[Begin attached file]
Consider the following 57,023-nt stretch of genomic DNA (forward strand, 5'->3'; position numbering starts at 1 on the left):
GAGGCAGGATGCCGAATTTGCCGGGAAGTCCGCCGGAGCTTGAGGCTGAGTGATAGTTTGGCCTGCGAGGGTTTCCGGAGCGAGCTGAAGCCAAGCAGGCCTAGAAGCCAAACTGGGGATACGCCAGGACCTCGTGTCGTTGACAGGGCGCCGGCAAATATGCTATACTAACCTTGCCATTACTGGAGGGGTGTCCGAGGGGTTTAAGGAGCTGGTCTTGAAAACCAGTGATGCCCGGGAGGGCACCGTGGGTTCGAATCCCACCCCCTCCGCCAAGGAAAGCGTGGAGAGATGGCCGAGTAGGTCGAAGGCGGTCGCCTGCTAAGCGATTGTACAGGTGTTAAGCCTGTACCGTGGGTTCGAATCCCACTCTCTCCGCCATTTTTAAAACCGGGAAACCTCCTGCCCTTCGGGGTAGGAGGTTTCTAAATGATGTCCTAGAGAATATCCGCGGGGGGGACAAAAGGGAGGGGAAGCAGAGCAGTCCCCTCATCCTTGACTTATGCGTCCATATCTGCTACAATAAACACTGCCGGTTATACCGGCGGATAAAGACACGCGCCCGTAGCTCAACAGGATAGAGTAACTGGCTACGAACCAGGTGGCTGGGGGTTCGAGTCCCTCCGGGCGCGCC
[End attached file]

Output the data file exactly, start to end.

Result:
Consider the following 57,023-nt stretch of genomic DNA (forward strand, 5'->3'; position numbering starts at 1 on the left):
GAGGCAGGATGCCGAATTTGCCGGGAAGTCCGCCGGAGCTTGAGGCTGAGTGATAGTTTGGCCTGCGAGGGTTTCCGGAGCGAGCTGAAGCCAAGCAGGCCTAGAAGCCAAACTGGGGATACGCCAGGACCTCGTGTCGTTGACAGGGCGCCGGCAAATATGCTATACTAACCTTGCCATTACTGGAGGGGTGTCCGAGGGGTTTAAGGAGCTGGTCTTGAAAACCAGTGATGCCCGGGAGGGCACCGTGGGTTCGAATCCCACCCCCTCCGCCAAGGAAAGCGTGGAGAGATGGCCGAGTAGGTCGAAGGCGGTCGCCTGCTAAGCGATTGTACAGGTGTTAAGCCTGTACCGTGGGTTCGAATCCCACTCTCTCCGCCATTTTTAAAACCGGGAAACCTCCTGCCCTTCGGGGTAGGAGGTTTCTAAATGATGTCCTAGAGAATATCCGCGGGGGGGACAAAAGGGAGGGGAAGCAGAGCAGTCCCCTCATCCTTGACTTATGCGTCCATATCTGCTACAATAAACACTGCCGGTTATACCGGCGGATAAAGACACGCGCCCGTAGCTCAACAGGATAGAGTAACTGGCTACGAACCAGGTGGCTGGGGGTTCGAGTCCCTCCGGGCGCGCC